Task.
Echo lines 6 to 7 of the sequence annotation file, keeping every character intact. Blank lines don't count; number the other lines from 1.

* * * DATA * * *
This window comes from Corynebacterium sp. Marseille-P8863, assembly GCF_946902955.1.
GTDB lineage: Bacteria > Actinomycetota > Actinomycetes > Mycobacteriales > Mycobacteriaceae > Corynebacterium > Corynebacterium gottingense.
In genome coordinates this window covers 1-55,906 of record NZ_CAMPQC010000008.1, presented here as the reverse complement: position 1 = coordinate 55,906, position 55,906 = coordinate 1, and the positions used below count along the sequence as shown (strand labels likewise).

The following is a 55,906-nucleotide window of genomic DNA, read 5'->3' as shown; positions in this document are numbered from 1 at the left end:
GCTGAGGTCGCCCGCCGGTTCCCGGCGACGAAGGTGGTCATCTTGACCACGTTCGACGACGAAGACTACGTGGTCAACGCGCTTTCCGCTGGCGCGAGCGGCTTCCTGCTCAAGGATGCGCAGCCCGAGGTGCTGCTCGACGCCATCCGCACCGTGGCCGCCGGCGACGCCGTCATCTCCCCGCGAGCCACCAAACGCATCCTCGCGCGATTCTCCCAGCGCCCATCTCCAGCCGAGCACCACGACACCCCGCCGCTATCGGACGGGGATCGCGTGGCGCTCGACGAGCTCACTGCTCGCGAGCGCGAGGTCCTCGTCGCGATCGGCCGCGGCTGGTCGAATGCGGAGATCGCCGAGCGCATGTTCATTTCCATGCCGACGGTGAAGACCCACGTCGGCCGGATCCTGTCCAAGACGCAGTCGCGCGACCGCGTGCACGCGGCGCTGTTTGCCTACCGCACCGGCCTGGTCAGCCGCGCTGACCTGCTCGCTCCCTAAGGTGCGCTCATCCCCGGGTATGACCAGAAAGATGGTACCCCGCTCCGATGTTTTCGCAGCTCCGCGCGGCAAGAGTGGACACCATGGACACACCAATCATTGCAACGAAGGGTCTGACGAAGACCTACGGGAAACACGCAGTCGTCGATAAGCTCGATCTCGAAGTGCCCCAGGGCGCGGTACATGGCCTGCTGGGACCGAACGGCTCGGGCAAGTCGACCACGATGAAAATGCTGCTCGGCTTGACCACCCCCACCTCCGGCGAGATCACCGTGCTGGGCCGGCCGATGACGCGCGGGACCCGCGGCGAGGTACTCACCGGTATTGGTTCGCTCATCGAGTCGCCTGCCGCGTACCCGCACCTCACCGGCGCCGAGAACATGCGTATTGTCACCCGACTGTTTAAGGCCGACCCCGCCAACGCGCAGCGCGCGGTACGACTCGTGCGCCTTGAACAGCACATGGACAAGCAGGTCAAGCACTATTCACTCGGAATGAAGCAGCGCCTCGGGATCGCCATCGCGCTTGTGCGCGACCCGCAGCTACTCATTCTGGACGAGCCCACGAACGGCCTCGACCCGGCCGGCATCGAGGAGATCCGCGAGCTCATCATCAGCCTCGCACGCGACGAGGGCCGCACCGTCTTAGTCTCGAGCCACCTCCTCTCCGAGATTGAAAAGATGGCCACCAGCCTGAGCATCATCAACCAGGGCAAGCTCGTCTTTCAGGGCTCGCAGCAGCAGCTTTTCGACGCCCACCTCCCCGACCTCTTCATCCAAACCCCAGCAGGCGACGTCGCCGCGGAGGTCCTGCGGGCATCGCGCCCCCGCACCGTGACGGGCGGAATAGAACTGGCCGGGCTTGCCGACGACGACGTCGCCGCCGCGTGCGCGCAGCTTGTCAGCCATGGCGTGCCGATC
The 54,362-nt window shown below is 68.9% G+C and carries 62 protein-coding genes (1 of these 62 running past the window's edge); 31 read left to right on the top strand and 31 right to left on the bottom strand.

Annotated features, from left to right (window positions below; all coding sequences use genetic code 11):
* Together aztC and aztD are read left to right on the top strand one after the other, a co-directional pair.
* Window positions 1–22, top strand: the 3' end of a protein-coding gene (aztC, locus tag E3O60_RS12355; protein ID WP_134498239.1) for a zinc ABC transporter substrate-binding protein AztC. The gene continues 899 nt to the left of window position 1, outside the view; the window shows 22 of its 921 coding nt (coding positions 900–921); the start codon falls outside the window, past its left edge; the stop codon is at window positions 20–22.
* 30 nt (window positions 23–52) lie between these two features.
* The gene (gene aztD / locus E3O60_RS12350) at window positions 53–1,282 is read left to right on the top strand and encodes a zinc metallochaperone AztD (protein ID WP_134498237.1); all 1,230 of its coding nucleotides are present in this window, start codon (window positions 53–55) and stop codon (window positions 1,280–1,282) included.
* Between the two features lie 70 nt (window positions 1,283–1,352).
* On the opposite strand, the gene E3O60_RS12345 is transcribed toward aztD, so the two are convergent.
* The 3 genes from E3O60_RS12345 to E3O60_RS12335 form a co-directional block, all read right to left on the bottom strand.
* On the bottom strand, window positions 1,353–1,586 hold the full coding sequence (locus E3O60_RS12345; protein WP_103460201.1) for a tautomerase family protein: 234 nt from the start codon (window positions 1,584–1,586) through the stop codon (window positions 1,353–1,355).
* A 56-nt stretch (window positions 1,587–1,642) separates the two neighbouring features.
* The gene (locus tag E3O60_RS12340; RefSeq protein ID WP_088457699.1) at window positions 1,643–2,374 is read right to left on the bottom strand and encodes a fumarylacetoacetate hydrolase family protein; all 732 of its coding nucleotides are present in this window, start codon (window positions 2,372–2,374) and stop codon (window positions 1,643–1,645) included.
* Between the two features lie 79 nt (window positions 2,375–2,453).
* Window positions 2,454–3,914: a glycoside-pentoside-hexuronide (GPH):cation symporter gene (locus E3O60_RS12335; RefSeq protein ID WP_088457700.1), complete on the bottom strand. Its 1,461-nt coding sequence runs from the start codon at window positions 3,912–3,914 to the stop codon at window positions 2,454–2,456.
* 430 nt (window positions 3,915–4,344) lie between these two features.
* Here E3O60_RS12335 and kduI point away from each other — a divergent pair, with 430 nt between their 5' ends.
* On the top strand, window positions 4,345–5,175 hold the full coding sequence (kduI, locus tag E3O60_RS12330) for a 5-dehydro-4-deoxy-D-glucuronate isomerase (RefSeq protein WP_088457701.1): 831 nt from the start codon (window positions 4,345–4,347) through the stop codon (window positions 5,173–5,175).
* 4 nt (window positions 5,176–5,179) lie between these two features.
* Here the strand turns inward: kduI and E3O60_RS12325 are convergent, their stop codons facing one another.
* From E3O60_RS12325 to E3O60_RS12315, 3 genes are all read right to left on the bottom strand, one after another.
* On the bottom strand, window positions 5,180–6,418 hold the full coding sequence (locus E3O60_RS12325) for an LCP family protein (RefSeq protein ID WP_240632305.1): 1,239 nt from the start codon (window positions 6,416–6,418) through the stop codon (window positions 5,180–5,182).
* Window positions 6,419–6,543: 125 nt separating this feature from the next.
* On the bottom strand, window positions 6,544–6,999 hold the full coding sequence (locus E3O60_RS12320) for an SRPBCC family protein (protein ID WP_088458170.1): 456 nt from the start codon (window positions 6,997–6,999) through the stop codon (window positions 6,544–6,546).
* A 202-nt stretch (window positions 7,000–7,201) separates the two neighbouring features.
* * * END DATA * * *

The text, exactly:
The 54,362-nt window shown below is 68.9% G+C and carries 62 protein-coding genes (1 of these 62 running past the window's edge); 31 read left to right on the top strand and 31 right to left on the bottom strand.

Annotated features, from left to right (window positions below; all coding sequences use genetic code 11):